The way this works is the gizmo holds the map. So wherever you move the gizmo the map goes along for the right. Now if you check out the Modify column, even though there is only one UVW Map Modifier there are several alternatives to way the things are wrapped and mapped. You can see you have a style called Planar, here is Cylindrical and notice the icon changing. We have Spherical, Shrink Wrap, Box and the couple of is down at the bottom. Each of these styles is designed to wrap or stamp the material in a slightly different way. Now by default Planar will always be what first shows up when you apply the Modifier.

Planar mapping projects the image flat on to the surface of the object making it perfect for anything flat. You can use it on a floor or wall or a picture on a wall or maybe even the scenery for a backdrop. Anything flat. Now when you go to the subobject on the UVW Map and activate its gizmo then you are now in control of repositioning your mapping. Let's do that. We will open up the + sign to the left of UVW Mapping and click on the word Gizmo. Notice how the Gizmo primarily turns yellow as it's selected. Now remember you move the gizmo and you are moving the map.

If you rotate the gizmo or the map goes along to the right spinning as the Gizmo spins. Same thing holds true for scaling. If you scale the gizmo make it bigger or smaller, the map follow suite. Now let's take the Perspective view full screen because I want to make sure you understand how this projection actually works. Even though it's positioned in the middle of the box, the mapping gizmo actually starts at the top and drives its way straight to the surface. Let's change this back to a shaded view and why don't we now go find a material we can use for example. We will go to the Materials Editor.

We will browse from the Material Library. Let's turn on Root Only and why don't we now choose the material called Bricks_Yellow? We can close the browser and we can go ahead and apply our material. Now if you close the Editor you are probably not too excited about the results here. Streaking, smearing scenes along the back end. Every mapping coordinate style it's going to come with its limitation. Problems that really they try to eliminate or more than likely simply attempt to hide. Remember when I was saying though about moving the gizmo around, watch this if we grab the transform gizmo, little of red, green and blue was sticks there and move it from side to side, look what's happening.

As the gizmo is moving so as the map inside the gizmo. Now you might noticed that it's actually fitting outside the gizmo that's simply a setting in the material on the map that you can adjust. Now we got a couple different Alignment commands at the bottom of the modifier area here that you need to be aware of. First of all notice how the gizmo has been positioned over to the side. If you click on the Fit command, it will take the gizmo and snap it directly back to the extents to the outer borders of the object. Once it's back in place, let's show you what happens when we scale the gizmo. If the gizmo gets bigger, the map gets bigger; as it gets smaller you can see the opposite happens.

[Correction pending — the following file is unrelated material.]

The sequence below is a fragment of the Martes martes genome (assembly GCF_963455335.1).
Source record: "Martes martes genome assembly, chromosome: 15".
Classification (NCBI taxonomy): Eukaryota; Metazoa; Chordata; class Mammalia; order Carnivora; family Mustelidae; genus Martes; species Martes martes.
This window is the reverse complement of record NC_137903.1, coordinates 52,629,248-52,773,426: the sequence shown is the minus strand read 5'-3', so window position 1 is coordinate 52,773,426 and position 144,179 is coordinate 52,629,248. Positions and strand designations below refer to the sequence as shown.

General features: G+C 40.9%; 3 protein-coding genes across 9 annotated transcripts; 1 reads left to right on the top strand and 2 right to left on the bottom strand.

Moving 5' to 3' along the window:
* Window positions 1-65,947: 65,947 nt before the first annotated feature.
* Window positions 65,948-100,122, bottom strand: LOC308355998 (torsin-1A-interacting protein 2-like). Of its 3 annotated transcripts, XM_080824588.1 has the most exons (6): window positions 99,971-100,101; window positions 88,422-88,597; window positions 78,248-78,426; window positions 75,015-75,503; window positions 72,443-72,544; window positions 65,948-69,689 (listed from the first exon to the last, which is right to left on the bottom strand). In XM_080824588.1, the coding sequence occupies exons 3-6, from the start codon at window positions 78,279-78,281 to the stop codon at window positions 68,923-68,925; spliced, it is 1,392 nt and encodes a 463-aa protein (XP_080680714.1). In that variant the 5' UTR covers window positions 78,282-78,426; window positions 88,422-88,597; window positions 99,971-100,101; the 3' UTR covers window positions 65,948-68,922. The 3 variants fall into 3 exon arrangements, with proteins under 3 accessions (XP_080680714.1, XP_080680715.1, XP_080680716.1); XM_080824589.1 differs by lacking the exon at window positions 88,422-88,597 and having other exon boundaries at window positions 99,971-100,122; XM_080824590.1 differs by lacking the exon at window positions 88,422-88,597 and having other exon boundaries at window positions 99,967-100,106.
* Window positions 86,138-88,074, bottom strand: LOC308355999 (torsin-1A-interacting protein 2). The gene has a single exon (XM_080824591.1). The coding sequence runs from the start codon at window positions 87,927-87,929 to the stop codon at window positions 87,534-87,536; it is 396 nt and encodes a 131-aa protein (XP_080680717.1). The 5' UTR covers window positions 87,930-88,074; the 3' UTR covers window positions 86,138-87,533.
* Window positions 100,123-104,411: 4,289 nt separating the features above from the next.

Let's go and click on Fit and you can see it snaps back to the outer borders or extents of the object. Now because the projection on the planar gizmo only goes in one particular axis, you can change the direction by clicking on the Alignment Options. If we have to going in X, so now it's map properly on one side. Also the other is going to be looking pretty good. You can see the streaking here. We will go over to Y and then we'll go back to the Z. Now if you decide to rotate the gizmo, in essence rotating the map, here we have kind of a cockeyed angle maybe we'll go about both ways through.

You can always click on the Reset button to back it back at its original location and its original size. Now the one that comes in handy quite often is the Normal Align, which simply aligns the mapping directly to a side that you might have. You can see as I moving in around what's happening here. We put it back on the top and we'll say Fit. Now the proper way to actually map a box shaped object like this would be to use the Box Mapping. So let's go and change over to this and you could see we have a nice even pattern on each and every side. So Box Mapping would be ideal for box shaped objects like wooden crates, jewelry boxes, maybe a cereal or food snack container.

Anything that is square or box shaped, use the Box Mapping. Let's go and kick this guy down the road. Why don't we see what's happen dealing with cylindrically shaped objects. We will come in here and quickly make a cylinder. I'll hit Z to center the things up. You know we have been working with plenty of materials that had designs. How in the heck could we got and buy with that may need to worry about this mapping thing until now. Well, the reason for that is because each primitive object that you make in max comes completely with little option down at the bottom called Generate Mapping Coordinates. Now when as much as it's going to make a best guess as far as how to wrap or stamp your mapping, I would definitely not rely on this.